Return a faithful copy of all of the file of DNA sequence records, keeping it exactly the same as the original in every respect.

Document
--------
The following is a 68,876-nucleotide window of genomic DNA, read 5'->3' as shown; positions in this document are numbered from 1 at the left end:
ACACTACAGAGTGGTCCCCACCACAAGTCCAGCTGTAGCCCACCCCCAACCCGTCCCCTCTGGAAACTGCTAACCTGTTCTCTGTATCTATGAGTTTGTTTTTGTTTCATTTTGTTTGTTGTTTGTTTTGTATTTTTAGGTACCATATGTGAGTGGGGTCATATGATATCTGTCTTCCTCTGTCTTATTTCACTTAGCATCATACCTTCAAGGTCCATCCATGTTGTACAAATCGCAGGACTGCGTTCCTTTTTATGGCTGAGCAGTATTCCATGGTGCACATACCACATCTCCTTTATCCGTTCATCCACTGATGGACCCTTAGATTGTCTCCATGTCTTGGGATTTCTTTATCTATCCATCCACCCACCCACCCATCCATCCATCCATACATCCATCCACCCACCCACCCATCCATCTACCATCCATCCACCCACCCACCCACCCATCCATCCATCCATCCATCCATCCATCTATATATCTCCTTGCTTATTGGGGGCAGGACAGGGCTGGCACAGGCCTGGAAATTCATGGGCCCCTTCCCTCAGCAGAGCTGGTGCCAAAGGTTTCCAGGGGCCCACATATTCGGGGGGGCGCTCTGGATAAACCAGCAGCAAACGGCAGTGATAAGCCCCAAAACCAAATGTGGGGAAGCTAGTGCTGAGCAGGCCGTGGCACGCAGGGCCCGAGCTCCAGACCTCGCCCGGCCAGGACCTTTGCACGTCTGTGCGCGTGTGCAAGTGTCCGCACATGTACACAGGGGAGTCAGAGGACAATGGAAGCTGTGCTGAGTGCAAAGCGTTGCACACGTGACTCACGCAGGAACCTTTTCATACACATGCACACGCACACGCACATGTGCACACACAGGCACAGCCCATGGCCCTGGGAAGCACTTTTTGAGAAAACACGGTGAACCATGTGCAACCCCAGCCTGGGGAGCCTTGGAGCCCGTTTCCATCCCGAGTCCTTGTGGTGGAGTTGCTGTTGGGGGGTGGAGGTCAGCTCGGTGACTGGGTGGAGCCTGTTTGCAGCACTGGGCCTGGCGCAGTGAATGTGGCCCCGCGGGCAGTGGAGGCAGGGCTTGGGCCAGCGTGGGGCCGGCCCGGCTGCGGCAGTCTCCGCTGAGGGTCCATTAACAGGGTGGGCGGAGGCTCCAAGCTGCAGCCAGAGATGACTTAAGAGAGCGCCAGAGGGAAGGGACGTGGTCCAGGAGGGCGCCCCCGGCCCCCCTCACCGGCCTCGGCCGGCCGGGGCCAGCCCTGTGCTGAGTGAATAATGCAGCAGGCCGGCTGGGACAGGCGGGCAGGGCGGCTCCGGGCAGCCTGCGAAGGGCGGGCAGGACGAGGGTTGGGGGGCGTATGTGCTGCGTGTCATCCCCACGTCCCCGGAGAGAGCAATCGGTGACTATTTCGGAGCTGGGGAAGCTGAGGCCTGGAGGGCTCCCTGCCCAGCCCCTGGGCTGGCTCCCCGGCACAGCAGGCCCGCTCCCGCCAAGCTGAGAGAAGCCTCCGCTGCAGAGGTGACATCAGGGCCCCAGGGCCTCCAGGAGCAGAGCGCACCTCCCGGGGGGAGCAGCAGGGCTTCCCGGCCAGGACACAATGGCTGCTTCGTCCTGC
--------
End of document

The following is a 68,876-nucleotide window of genomic DNA, read 5'->3' as shown; positions in this document are numbered from 1 at the left end:
ACACTACAGAGTGGTCCCCACCACAAGTCCAGCTGTAGCCCACCCCCAACCCGTCCCCTCTGGAAACTGCTAACCTGTTCTCTGTATCTATGAGTTTGTTTTTGTTTCATTTTGTTTGTTGTTTGTTTTGTATTTTTAGGTACCATATGTGAGTGGGGTCATATGATATCTGTCTTCCTCTGTCTTATTTCACTTAGCATCATACCTTCAAGGTCCATCCATGTTGTACAAATCGCAGGACTGCGTTCCTTTTTATGGCTGAGCAGTATTCCATGGTGCACATACCACATCTCCTTTATCCGTTCATCCACTGATGGACCCTTAGATTGTCTCCATGTCTTGGGATTTCTTTATCTATCCATCCACCCACCCACCCATCCATCCATCCATACATCCATCCACCCACCCACCCATCCATCTACCATCCATCCACCCACCCACCCACCCATCCATCCATCCATCCATCCATCCATCTATATATCTCCTTGCTTATTGGGGGCAGGACAGGGCTGGCACAGGCCTGGAAATTCATGGGCCCCTTCCCTCAGCAGAGCTGGTGCCAAAGGTTTCCAGGGGCCCACATATTCGGGGGGGCGCTCTGGATAAACCAGCAGCAAACGGCAGTGATAAGCCCCAAAACCAAATGTGGGGAAGCTAGTGCTGAGCAGGCCGTGGCACGCAGGGCCCGAGCTCCAGACCTCGCCCGGCCAGGACCTTTGCACGTCTGTGCGCGTGTGCAAGTGTCCGCACATGTACACAGGGGAGTCAGAGGACAATGGAAGCTGTGCTGAGTGCAAAGCGTTGCACACGTGACTCACGCAGGAACCTTTTCATACACATGCACACGCACACGCACATGTGCACACACAGGCACAGCCCATGGCCCTGGGAAGCACTTTTTGAGAAAACACGGTGAACCATGTGCAACCCCAGCCTGGGGAGCCTTGGAGCCCGTTTCCATCCCGAGTCCTTGTGGTGGAGTTGCTGTTGGGGGGTGGAGGTCAGCTCGGTGACTGGGTGGAGCCTGTTTGCAGCACTGGGCCTGGCGCAGTGAATGTGGCCCCGCGGGCAGTGGAGGCAGGGCTTGGGCCAGCGTGGGGCCGGCCCGGCTGCGGCAGTCTCCGCTGAGGGTCCATTAACAGGGTGGGCGGAGGCTCCAAGCTGCAGCCAGAGATGACTTAAGAGAGCGCCAGAGGGAAGGGACGTGGTCCAGGAGGGCGCCCCCGGCCCCCCTCACCGGCCTCGGCCGGCCGGGGCCAGCCCTGTGCTGAGTGAATAATGCAGCAGGCCGGCTGGGACAGGCGGGCAGGGCGGCTCCGGGCAGCCTGCGAAGGGCGGGCAGGACGAGGGTTGGGGGGCGTATGTGCTGCGTGTCATCCCCACGTCCCCGGAGAGAGCAATCGGTGACTATTTCGGAGCTGGGGAAGCTGAGGCCTGGAGGGCTCCCTGCCCAGCCCCTGGGCTGGCTCCCCGGCACAGCAGGCCCGCTCCCGCCAAGCTGAGAGAAGCCTCCGCTGCAGAGGTGACATCAGGGCCCCAGGGCCTCCAGGAGCAGAGCGCACCTCCCGGGGGGAGCAGCAGGGCTTCCCGGCCAGGACACAATGGCTGCTTCGTCCTGC